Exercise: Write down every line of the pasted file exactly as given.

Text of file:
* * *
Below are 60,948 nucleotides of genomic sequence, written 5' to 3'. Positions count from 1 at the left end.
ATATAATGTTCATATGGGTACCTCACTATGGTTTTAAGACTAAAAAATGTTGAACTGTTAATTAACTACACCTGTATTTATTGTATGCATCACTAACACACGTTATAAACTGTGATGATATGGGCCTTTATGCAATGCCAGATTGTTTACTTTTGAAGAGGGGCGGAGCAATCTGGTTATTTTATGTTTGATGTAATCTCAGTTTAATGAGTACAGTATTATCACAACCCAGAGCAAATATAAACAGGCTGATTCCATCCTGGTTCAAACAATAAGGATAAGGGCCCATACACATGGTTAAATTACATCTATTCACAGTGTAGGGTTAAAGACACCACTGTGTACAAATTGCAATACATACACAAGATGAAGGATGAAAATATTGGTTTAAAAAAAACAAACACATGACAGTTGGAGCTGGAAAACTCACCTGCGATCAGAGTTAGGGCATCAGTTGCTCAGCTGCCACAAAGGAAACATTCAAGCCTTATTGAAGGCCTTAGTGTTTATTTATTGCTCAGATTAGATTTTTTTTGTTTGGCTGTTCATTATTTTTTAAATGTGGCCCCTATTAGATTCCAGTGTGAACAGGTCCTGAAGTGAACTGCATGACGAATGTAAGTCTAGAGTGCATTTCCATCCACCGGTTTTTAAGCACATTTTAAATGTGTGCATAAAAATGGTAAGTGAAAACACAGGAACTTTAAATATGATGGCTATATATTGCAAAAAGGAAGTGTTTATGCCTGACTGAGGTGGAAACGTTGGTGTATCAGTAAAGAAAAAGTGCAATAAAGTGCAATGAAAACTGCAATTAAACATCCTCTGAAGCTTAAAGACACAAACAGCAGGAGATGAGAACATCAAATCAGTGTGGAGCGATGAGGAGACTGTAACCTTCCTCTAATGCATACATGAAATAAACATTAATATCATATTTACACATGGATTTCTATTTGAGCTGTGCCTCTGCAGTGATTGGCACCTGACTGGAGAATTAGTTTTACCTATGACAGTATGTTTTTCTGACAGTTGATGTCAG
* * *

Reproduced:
Below are 60,948 nucleotides of genomic sequence, written 5' to 3'. Positions count from 1 at the left end.
ATATAATGTTCATATGGGTACCTCACTATGGTTTTAAGACTAAAAAATGTTGAACTGTTAATTAACTACACCTGTATTTATTGTATGCATCACTAACACACGTTATAAACTGTGATGATATGGGCCTTTATGCAATGCCAGATTGTTTACTTTTGAAGAGGGGCGGAGCAATCTGGTTATTTTATGTTTGATGTAATCTCAGTTTAATGAGTACAGTATTATCACAACCCAGAGCAAATATAAACAGGCTGATTCCATCCTGGTTCAAACAATAAGGATAAGGGCCCATACACATGGTTAAATTACATCTATTCACAGTGTAGGGTTAAAGACACCACTGTGTACAAATTGCAATACATACACAAGATGAAGGATGAAAATATTGGTTTAAAAAAAACAAACACATGACAGTTGGAGCTGGAAAACTCACCTGCGATCAGAGTTAGGGCATCAGTTGCTCAGCTGCCACAAAGGAAACATTCAAGCCTTATTGAAGGCCTTAGTGTTTATTTATTGCTCAGATTAGATTTTTTTTGTTTGGCTGTTCATTATTTTTTAAATGTGGCCCCTATTAGATTCCAGTGTGAACAGGTCCTGAAGTGAACTGCATGACGAATGTAAGTCTAGAGTGCATTTCCATCCACCGGTTTTTAAGCACATTTTAAATGTGTGCATAAAAATGGTAAGTGAAAACACAGGAACTTTAAATATGATGGCTATATATTGCAAAAAGGAAGTGTTTATGCCTGACTGAGGTGGAAACGTTGGTGTATCAGTAAAGAAAAAGTGCAATAAAGTGCAATGAAAACTGCAATTAAACATCCTCTGAAGCTTAAAGACACAAACAGCAGGAGATGAGAACATCAAATCAGTGTGGAGCGATGAGGAGACTGTAACCTTCCTCTAATGCATACATGAAATAAACATTAATATCATATTTACACATGGATTTCTATTTGAGCTGTGCCTCTGCAGTGATTGGCACCTGACTGGAGAATTAGTTTTACCTATGACAGTATGTTTTTCTGACAGTTGATGTCAG